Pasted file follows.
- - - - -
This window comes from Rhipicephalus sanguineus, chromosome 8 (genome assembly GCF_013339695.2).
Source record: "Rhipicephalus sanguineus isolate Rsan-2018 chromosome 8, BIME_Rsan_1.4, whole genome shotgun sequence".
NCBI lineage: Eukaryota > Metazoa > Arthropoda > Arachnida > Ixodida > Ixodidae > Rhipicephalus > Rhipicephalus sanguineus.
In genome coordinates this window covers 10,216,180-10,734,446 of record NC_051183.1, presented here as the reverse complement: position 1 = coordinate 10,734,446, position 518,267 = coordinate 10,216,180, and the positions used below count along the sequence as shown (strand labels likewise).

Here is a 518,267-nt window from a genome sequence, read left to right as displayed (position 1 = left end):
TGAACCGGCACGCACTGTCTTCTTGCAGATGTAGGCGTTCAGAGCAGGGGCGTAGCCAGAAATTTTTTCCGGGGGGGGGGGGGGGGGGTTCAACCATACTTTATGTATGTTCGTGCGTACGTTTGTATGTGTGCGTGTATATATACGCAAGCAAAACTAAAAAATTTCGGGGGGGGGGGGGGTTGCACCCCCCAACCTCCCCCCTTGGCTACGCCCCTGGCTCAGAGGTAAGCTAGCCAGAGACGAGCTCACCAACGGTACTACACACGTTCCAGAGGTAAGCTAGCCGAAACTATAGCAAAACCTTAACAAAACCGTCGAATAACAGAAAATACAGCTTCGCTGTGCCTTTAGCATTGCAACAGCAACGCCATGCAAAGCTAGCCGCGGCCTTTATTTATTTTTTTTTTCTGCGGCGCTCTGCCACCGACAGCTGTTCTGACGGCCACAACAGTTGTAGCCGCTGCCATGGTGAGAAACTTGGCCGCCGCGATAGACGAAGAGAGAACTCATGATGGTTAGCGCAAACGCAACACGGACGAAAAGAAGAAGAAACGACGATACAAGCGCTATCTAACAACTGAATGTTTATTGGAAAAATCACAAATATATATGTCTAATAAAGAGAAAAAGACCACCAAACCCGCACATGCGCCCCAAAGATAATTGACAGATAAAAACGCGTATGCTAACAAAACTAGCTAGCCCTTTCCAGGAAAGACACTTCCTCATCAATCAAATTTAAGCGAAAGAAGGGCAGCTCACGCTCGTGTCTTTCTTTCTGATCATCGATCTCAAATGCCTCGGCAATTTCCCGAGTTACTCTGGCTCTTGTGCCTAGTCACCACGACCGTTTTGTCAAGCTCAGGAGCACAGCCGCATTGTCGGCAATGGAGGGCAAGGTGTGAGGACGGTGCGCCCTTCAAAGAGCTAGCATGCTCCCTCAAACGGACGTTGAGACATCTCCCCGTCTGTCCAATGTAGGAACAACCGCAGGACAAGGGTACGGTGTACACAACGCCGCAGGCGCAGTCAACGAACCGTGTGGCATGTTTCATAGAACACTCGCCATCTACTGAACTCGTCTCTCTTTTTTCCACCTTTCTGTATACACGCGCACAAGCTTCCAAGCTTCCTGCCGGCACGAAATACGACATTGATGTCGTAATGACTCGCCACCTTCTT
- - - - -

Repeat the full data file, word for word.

This window comes from Rhipicephalus sanguineus, chromosome 8 (genome assembly GCF_013339695.2).
Source record: "Rhipicephalus sanguineus isolate Rsan-2018 chromosome 8, BIME_Rsan_1.4, whole genome shotgun sequence".
NCBI lineage: Eukaryota > Metazoa > Arthropoda > Arachnida > Ixodida > Ixodidae > Rhipicephalus > Rhipicephalus sanguineus.
In genome coordinates this window covers 10,216,180-10,734,446 of record NC_051183.1, presented here as the reverse complement: position 1 = coordinate 10,734,446, position 518,267 = coordinate 10,216,180, and the positions used below count along the sequence as shown (strand labels likewise).

Here is a 518,267-nt window from a genome sequence, read left to right as displayed (position 1 = left end):
TGAACCGGCACGCACTGTCTTCTTGCAGATGTAGGCGTTCAGAGCAGGGGCGTAGCCAGAAATTTTTTCCGGGGGGGGGGGGGGGGGGTTCAACCATACTTTATGTATGTTCGTGCGTACGTTTGTATGTGTGCGTGTATATATACGCAAGCAAAACTAAAAAATTTCGGGGGGGGGGGGGGTTGCACCCCCCAACCTCCCCCCTTGGCTACGCCCCTGGCTCAGAGGTAAGCTAGCCAGAGACGAGCTCACCAACGGTACTACACACGTTCCAGAGGTAAGCTAGCCGAAACTATAGCAAAACCTTAACAAAACCGTCGAATAACAGAAAATACAGCTTCGCTGTGCCTTTAGCATTGCAACAGCAACGCCATGCAAAGCTAGCCGCGGCCTTTATTTATTTTTTTTTTCTGCGGCGCTCTGCCACCGACAGCTGTTCTGACGGCCACAACAGTTGTAGCCGCTGCCATGGTGAGAAACTTGGCCGCCGCGATAGACGAAGAGAGAACTCATGATGGTTAGCGCAAACGCAACACGGACGAAAAGAAGAAGAAACGACGATACAAGCGCTATCTAACAACTGAATGTTTATTGGAAAAATCACAAATATATATGTCTAATAAAGAGAAAAAGACCACCAAACCCGCACATGCGCCCCAAAGATAATTGACAGATAAAAACGCGTATGCTAACAAAACTAGCTAGCCCTTTCCAGGAAAGACACTTCCTCATCAATCAAATTTAAGCGAAAGAAGGGCAGCTCACGCTCGTGTCTTTCTTTCTGATCATCGATCTCAAATGCCTCGGCAATTTCCCGAGTTACTCTGGCTCTTGTGCCTAGTCACCACGACCGTTTTGTCAAGCTCAGGAGCACAGCCGCATTGTCGGCAATGGAGGGCAAGGTGTGAGGACGGTGCGCCCTTCAAAGAGCTAGCATGCTCCCTCAAACGGACGTTGAGACATCTCCCCGTCTGTCCAATGTAGGAACAACCGCAGGACAAGGGTACGGTGTACACAACGCCGCAGGCGCAGTCAACGAACCGTGTGGCATGTTTCATAGAACACTCGCCATCTACTGAACTCGTCTCTCTTTTTTCCACCTTTCTGTATACACGCGCACAAGCTTCCAAGCTTCCTGCCGGCACGAAATACGACATTGATGTCGTAATGACTCGCCACCTTCTT